RUBOB72

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The JW Marriott Bonnett Creek is 5 miles from the MK is this the resort? How is that convenient with a 5-6 year old in tow? Oh well to each his own.
 
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tom1944

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DVC owner at Copper Creek. If your interested in purchasing DVC, I would highly recommend stopping and a kiosk at whatever resort you stay at or in one of the parks or check out Disney's DVC website. There's lots to the point structure that can be better explained there.
I will say this though, after 6 trips in the last 7 years, all at different DVC villa's, I'd never stay in a regular hotel room again. The flexibility and options that the villa's give you makes all the difference. Increased living space, proximity to the parks and the quality of the resorts make all the difference. Not to mention extra park hours and lounge access that aren't available to other guests. It is a long term investment and you should do your research. If you plan on going annually or every other year, it's a no brainer.
I think this is key. I always like to stay at a nice hotel. The issue is my wife and I will probably not go every year but if my daughter was to use it that would make it worthwhile
 

tom1944

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DVC owner at Copper Creek. If your interested in purchasing DVC, I would highly recommend stopping and a kiosk at whatever resort you stay at or in one of the parks or check out Disney's DVC website. There's lots to the point structure that can be better explained there.
I will say this though, after 6 trips in the last 7 years, all at different DVC villa's, I'd never stay in a regular hotel room again. The flexibility and options that the villa's give you makes all the difference. Increased living space, proximity to the parks and the quality of the resorts make all the difference. Not to mention extra park hours and lounge access that aren't available to other guests. It is a long term investment and you should do your research. If you plan on going annually or every other year, it's a no brainer.
When you purchased did you consider going to the resale market?

Also did you consider the year that the specific DVC resort expired?

That is what confuses me should you buy the resort that goes the furthest out before it expires? I believe the Riveria is out to 2070. They have a discount until November 16 but I will never make a decision by then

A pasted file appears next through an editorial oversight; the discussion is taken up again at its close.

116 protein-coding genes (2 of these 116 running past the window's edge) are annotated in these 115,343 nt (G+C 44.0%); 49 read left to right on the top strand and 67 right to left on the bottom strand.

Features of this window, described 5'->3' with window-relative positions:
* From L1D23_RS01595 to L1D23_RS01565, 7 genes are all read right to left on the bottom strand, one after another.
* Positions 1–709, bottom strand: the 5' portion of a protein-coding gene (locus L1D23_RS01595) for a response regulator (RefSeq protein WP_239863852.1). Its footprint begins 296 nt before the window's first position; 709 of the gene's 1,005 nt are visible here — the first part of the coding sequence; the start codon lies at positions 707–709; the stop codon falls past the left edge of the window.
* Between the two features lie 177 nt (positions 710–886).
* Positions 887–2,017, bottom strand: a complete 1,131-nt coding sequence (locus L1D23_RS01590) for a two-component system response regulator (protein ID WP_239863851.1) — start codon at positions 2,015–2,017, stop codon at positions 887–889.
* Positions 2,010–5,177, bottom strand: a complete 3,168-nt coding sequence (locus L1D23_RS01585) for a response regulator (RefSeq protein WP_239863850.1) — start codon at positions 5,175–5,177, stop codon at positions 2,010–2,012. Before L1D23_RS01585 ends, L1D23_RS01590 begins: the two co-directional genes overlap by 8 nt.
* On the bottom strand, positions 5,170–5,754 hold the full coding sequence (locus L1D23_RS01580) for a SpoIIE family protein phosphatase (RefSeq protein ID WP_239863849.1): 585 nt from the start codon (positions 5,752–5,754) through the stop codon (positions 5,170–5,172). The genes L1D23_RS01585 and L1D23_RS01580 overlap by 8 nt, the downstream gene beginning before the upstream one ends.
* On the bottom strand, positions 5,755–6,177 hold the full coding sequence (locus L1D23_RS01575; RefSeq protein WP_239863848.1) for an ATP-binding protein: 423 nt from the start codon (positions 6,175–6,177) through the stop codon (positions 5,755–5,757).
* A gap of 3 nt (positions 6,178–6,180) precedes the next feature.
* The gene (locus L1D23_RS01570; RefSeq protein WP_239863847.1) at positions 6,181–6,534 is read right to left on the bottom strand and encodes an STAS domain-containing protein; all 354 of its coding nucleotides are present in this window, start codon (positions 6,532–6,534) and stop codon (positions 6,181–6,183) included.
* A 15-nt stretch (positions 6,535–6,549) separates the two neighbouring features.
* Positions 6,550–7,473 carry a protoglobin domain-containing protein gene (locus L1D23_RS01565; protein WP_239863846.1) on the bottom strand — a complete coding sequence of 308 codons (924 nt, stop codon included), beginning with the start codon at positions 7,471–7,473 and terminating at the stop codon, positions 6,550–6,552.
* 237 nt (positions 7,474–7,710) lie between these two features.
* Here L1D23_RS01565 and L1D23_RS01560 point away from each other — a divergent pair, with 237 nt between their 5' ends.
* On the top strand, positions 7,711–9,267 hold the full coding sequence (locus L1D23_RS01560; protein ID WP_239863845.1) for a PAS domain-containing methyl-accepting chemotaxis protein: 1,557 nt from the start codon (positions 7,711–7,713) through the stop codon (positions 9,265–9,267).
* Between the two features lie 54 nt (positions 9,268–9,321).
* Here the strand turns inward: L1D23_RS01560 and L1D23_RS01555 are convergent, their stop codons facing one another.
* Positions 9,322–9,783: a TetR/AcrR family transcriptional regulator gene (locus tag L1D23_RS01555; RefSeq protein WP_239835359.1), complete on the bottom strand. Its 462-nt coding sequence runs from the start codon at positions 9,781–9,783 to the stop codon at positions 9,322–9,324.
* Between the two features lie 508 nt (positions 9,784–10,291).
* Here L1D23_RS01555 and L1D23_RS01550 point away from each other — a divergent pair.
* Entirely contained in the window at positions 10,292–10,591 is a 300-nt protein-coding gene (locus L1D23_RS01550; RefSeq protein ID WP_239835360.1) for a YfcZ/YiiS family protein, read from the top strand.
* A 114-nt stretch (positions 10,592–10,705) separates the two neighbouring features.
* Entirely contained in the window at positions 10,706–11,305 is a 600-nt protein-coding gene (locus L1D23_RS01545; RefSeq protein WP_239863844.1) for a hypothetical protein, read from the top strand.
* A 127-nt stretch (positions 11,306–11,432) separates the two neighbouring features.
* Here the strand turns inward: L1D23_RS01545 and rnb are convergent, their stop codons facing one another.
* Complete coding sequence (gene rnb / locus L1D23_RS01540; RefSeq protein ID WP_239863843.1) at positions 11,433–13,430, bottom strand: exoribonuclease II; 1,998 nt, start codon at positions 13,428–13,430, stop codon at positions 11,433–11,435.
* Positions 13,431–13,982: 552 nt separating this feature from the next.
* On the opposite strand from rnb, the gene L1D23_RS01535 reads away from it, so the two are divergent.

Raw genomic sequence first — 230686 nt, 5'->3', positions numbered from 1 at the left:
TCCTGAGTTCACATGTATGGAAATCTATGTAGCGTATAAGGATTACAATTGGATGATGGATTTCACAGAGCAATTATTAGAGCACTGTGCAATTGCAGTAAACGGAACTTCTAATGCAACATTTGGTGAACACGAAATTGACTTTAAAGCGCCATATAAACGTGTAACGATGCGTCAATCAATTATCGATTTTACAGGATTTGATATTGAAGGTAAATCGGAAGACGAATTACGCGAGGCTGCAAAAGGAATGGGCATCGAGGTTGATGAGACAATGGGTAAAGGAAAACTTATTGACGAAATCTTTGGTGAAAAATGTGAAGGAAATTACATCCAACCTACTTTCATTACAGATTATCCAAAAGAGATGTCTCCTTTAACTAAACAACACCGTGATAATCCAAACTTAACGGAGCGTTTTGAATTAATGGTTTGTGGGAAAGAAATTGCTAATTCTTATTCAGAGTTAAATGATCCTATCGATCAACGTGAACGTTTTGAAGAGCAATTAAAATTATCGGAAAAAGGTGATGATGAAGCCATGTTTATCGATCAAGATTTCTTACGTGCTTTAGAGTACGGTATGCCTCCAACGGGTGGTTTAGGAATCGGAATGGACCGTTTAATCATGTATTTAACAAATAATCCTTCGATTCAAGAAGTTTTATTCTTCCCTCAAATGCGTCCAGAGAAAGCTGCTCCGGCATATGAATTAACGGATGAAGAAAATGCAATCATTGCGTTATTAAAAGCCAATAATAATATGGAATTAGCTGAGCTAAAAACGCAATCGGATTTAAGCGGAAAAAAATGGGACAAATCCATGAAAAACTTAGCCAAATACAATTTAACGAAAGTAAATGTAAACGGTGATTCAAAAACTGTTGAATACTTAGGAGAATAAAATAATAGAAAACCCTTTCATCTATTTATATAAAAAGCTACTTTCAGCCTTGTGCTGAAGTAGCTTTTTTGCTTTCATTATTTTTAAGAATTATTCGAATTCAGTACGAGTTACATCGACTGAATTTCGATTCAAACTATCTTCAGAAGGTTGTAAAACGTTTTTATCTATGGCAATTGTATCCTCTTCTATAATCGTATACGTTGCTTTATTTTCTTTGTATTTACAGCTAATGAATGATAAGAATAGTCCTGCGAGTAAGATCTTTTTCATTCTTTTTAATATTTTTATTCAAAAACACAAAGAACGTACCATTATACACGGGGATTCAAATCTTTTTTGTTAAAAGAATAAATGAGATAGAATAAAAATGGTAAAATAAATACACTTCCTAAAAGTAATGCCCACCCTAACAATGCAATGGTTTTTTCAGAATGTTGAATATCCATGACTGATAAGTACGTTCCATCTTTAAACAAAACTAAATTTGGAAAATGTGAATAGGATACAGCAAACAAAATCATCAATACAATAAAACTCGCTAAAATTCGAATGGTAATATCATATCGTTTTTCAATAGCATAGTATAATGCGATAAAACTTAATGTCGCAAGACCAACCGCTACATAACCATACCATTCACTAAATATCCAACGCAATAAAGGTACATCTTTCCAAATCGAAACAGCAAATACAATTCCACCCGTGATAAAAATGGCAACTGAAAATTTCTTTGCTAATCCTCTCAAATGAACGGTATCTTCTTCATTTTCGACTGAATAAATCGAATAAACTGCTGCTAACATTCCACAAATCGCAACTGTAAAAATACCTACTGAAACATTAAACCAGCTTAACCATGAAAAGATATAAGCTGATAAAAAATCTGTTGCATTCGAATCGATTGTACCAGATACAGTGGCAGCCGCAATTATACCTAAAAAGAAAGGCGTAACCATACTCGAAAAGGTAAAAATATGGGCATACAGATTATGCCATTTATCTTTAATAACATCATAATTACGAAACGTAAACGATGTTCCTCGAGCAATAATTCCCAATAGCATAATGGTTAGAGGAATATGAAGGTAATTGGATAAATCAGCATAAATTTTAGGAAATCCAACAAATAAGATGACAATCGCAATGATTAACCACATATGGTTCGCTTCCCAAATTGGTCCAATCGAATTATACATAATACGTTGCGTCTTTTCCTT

KnightHound

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When you purchased did you consider going to the resale market?

Also did you consider the year that the specific DVC resort expired?

That is what confuses me should you buy the resort that goes the furthest out before it expires? I believe the Riveria is out to 2070. They have a discount until November 16 but I will never make a decision by then
I looked in to resale options but there are a few differences between direct through Disney and resale. Most of it has to do with member perks. Merchandise and dining discounts that are available to direct members plus other benefits are only available to direct members. Disney is also adding other restrictions to resale purchases. They know there's a huge resale market and they are trying to control inventory and make it more attractive to buy direct. However you can save a good chunk of change buying resale.
I didn't worry about how far out the length of the contract was. I know that Disney has reached out to members whose contracts are close to expiring about extending their contracts.
 

tom1944

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I looked in to resale options but there are a few differences between direct through Disney and resale. Most of it has to do with member perks. Merchandise and dining discounts that are available to direct members plus other benefits are only available to direct members. Disney is also adding other restrictions to resale purchases. They know there's a huge resale market and they are trying to control inventory and make it more attractive to buy direct. However you can save a good chunk of change buying resale.
I didn't worry about how far out the length of the contract was. I know that Disney has reached out to members whose contracts are close to expiring about extending their contracts.